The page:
Kevin Brown Professor Kevin Brown presented "Reflections on Justice Kennedy's Opinion in Parents Involved: Why Fifty Years Of Experience Shows Kennedy Was Right," delivered at a symposium titled "The Roberts Court & Equal Protection: Gender, Race, and Class," held at the University of South Carolina School of Law. He also presented "Lessons Learned from Comparing the Application of Constitutional and Federal Discrimination Laws to Higher Education Opportunities of African-Americans in the U.S. with Dalits in India" delivered at a symposium, "The Black Community in the New Millennium," at Harvard Law School; "Demise Of The Talented Tenth: Affirmative Action And The Overrepresentation Of Black Biracials And Black Immigrants On Affirmative Action" during "The School Desegregation Cases and the Uncertain Future of Racial Equality" at Ohio State Law School; "What is the Purpose of Black History Month?" for Black History Month Celebration delivered at DePauw University; and "Demise of the Talented Tenth: Affirmative Action and the Overrepresentation of Black Biracials and Black Immigrants on Affirmative Action" delivered at "The Future of Affirmative Action: Seattle No. 1, Race, Education and the Constitution," at the University of Miami Law School.

Professor Hannah Buxbaum published a book chapter entitled "Incentives to Promote the Private Enforcement of Law: A View from the United States" in Zugang zum Recht [Access to Justice], and a book chapter titled "Defining the Function and Scope of Group Litigation: The Role of Class Actions for Monetary Damages in the United States" in Kollektive Rechtsdurchsetzung [Collective Enforcement of Legal Rights]. She gave a lecture on "Culture and Conflict in the Enforcement of Competition Law" at the 41st Symposium of the FIW Research Institute for Economic Constitution and Competition, in Innsbruck, Austria. She also served as a commentator at an international law roundtable on the law and politics of international cooperation held at the Vanderbilt Law School.

On April 11, Professor Dan Conkle presented remarks at the formal Investiture of the Honorable John D. Tinder, JD'75, who has been appointed to the U.S. Court of Appeals for the Seventh Circuit. In addition, Conkle recently published an essay, "The Establishment Clause and Religious Expression in Governmental Settings: Four Variables in Search of a Standard," which appeared in a West Virginia Law Review symposium on "The Religion Clauses in the 21st Century."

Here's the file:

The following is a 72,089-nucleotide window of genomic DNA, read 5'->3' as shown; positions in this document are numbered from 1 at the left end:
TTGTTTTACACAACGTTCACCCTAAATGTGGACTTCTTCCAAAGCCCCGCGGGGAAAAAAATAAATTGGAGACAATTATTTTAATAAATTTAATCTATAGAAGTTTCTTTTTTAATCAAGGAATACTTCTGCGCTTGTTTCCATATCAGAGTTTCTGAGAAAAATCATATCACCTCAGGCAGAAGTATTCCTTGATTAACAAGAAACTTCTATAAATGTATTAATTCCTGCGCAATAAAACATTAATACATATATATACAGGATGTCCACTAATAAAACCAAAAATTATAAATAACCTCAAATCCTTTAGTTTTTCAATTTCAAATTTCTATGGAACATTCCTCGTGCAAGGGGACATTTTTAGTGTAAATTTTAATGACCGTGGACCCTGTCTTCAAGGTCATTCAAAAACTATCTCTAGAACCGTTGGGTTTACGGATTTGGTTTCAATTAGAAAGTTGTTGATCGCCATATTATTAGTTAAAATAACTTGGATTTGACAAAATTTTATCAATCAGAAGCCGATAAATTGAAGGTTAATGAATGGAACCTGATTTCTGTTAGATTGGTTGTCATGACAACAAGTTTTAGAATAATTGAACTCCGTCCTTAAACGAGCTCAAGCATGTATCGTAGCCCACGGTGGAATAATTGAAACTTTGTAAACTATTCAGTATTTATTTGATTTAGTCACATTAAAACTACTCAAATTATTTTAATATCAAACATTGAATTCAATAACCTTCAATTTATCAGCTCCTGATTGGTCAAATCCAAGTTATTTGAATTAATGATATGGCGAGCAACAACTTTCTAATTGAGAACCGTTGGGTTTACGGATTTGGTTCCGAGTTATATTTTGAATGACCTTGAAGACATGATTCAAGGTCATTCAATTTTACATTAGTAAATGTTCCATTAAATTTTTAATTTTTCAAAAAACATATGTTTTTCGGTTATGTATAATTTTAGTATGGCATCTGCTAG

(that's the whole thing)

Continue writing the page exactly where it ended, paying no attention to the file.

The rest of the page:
Professor Yvonne Cripps participated at Indiana Law's Symposium, "Can and Should We Control Technology? The Future of Stem Cell Research Policy," and gave a talk at Yale Law School about intellectual property in human genes.

Professor Ken Dau-Schmidt co-wrote "The Kid Factor," which was published in The American Lawyer. He recently presented "The Impact of Childcare on Legal Careers," at the Annual Meeting of the Law and Society Association, in Montréal; "Gender and the Legal Profession: The Michigan Law School Alumni Data Set 1967-2004," at the Annual Meeting of the American Law and Economics Association, at Columbia Law School in New York as well as at the Institute for Legal Studies Colloquium at the University of Wisconsin School of Law; "The Use of Simulations to Improve Student Engagement: 'Labor Law I, Inc.,'" at the Faculty Colloquium at the Northern Kentucky University Chase College of Law; and "Empirical Data on Individual and Collective Employment Contracts," at a conference on "Teaching Contract Law" in Madison, Wis.

Professor Charles Geyh presented a paper, "Straddling the Fence between Truth and Pretense: The Role of Law and Preference in Judicial Decision-making and the Future of Judicial Independence," at a conference at the University of Notre Dame. He also served as a panelist on a program on Judicial Elections at the Midwest Political Science Association.

Michael Grossberg Professor Michael Grossberg co-edited The Cambridge History of Law in America: Vol. I: Early America (1580-1815); Vol. II: The Long Nineteenth Century (1789-1920); and Vol. III: The Twentieth Century And After (1920- ). He also wrote "History and the Disciplining of Plagiarism," in Martha Vicinus, ed. Originality, Imitation, and Plagiarism. He recently presented "From Feebleminded to Developmentally Disabled: Children and the Politics of Disability" in "Generation: A Conference to Celebrate the Launch of the Journal of the History of Children and Youth," in Amherst, Mass; "From Feebleminded to Mentally Retarded: Child Protection and the Changing Place of Disabled Children in the Mid-Twentieth Century United States," presented as part of a panel on "Childhood, Disability and Special Education" at the European Social Science History Conference in Lisbon, Portugal; and "The Politics of Childhood: Law and Child Protection in Industrial America, 1870-1930," during the Elizabeth B. Clark Legal History Workshop at Boston University.